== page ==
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Chemotherapy is a form of cancer treatment that involves taking one or more of a type of drug that interferes with the DNA (genes) of fast-growing cells. These drugs are further subdivided into specific classes such as alkylating agents, antimetabolites, anthracyclines, and topoisomerase inhibitors. They are usually given by IV infusion (slowly injected into your vein), but can be given orally (in pill form) or by direct infusion into a limb or the liver. Chemotherapy drugs used to treat melanoma include dacarbazine, temozolomide, paclitaxel, cisplatin, carmustine, fotemustine, vindesine, vincristine, and bleomycin. Combinations of chemotherapy agents are also often for melanoma -- the CVD (cisplatin, vincristine and dacarbazine) and BVLD (bleomycin, vincristine, lomustine and dacarbazine).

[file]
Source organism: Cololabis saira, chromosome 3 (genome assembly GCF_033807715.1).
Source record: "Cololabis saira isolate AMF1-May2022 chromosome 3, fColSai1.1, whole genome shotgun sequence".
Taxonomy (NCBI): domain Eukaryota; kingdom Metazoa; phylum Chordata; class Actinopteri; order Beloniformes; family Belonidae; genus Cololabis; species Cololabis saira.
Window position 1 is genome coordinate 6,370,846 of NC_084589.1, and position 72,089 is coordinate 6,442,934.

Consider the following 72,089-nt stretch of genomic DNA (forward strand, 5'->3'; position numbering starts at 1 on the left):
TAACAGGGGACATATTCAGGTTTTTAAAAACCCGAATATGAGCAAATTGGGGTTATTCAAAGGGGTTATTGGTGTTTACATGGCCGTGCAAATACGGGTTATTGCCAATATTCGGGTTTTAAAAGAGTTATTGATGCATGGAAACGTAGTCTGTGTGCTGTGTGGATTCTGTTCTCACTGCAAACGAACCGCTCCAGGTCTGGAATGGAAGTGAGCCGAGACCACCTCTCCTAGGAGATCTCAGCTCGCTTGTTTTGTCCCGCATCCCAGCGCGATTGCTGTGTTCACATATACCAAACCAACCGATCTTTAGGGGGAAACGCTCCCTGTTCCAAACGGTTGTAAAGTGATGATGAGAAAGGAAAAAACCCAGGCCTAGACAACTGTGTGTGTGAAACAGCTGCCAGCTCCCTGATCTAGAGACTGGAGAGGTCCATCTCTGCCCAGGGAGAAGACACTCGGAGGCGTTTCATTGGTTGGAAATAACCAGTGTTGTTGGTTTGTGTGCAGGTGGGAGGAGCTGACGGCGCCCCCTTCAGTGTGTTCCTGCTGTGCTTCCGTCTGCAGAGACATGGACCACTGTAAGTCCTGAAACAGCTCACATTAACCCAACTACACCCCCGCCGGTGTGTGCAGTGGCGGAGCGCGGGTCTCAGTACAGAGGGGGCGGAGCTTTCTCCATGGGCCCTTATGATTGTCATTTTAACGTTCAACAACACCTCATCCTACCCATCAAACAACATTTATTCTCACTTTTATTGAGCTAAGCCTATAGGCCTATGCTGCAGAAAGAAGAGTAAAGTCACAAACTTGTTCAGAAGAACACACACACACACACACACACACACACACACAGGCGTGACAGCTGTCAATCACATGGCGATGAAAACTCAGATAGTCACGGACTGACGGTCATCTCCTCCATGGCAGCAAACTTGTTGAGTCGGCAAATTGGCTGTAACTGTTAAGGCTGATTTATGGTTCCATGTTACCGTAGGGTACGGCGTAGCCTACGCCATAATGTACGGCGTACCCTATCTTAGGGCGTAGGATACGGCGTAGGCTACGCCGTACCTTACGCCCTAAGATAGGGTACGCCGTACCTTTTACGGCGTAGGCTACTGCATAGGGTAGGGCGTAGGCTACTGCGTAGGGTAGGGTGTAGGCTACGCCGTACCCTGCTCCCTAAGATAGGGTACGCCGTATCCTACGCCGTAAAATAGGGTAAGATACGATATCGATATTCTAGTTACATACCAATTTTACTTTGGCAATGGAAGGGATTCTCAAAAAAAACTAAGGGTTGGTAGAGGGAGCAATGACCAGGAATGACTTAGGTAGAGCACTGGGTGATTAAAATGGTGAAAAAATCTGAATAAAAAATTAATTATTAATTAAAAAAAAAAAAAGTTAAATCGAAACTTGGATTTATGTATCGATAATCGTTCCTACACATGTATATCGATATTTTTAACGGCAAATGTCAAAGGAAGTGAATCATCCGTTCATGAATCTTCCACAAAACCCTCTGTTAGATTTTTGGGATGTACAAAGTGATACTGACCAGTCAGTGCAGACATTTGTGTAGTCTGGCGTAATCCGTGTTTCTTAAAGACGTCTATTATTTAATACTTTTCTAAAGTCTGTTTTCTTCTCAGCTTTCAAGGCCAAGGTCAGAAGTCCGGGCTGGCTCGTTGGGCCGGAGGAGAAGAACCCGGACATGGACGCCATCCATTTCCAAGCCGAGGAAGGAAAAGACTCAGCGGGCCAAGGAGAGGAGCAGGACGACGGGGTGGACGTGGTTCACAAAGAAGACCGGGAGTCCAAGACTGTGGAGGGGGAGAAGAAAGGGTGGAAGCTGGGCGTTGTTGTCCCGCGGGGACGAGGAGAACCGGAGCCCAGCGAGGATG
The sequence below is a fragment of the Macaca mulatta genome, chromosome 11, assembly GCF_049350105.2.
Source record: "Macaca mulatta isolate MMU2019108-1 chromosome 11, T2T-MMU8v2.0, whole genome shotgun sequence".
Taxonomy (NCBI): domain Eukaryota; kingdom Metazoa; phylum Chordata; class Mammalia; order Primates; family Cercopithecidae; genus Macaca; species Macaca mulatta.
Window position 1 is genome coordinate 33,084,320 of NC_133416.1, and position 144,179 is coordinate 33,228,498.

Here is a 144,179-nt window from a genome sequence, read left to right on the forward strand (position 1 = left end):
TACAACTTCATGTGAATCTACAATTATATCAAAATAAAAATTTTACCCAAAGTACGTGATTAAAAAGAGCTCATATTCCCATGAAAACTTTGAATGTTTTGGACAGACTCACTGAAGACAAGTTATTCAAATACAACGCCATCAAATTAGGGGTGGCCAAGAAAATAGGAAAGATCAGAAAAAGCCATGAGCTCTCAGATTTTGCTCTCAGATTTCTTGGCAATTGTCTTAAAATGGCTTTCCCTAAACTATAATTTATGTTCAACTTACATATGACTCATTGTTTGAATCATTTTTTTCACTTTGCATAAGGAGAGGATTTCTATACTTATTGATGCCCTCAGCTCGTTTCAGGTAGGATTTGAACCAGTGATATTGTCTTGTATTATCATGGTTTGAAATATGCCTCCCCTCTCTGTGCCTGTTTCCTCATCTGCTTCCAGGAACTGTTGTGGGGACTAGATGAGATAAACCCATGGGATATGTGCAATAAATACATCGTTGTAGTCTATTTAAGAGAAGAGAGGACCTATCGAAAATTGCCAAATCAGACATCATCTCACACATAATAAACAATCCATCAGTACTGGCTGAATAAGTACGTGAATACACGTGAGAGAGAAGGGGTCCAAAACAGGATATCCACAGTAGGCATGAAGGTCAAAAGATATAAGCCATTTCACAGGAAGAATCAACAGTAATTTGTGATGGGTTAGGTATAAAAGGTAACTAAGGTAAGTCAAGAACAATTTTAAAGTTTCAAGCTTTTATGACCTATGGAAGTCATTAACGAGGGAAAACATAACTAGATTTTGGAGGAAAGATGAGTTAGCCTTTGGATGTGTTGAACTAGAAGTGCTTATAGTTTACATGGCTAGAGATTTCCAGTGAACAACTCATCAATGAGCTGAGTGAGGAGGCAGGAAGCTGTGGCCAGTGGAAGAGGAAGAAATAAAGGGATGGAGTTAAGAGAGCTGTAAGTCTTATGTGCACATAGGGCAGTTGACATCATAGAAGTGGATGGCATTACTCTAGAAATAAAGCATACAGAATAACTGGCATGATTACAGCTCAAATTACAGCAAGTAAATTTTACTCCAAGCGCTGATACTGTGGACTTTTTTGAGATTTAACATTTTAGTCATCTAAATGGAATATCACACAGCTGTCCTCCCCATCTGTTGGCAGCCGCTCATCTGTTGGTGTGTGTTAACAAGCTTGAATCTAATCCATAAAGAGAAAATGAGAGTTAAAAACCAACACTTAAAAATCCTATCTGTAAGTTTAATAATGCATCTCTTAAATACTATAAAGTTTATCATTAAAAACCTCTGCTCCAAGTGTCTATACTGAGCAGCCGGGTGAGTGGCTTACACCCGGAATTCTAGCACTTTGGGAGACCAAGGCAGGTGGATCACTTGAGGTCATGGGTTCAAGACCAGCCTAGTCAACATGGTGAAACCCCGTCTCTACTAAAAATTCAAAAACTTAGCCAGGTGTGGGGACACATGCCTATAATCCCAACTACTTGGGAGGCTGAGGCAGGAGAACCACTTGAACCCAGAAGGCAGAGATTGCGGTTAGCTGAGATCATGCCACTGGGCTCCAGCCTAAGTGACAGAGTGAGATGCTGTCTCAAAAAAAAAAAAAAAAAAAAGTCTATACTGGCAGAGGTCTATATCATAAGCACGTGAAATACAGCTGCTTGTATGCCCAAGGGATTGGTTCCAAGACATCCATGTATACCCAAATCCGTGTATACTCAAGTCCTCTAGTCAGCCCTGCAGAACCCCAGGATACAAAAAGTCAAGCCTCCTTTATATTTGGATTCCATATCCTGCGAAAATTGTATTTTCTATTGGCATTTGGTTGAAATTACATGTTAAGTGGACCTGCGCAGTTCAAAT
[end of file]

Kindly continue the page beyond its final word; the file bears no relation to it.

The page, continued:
Related journals of Chemotherupatic Agents
Cancer Medicine & Anti Cancer Drugs, Journal of Cancer Diagnosis, Journal of Cancer Clinical Trials, Journal of Carcinogenesis & Mutagenesis, Chemotherapy, Cancer Biology and Therapy, Cancer Chemotherapy and Pharmacology, Current Medicinal Chemistry - Anti-Cancer Agents, Cancer Biotherapy and Radiopharmaceuticals, Recent Results in Cancer Research, Current Medicinal Chemistry - Anti-Cancer Agents, Oncology Reports, American Journal of Clinical Oncology, Molecular Cancer Therapeutics.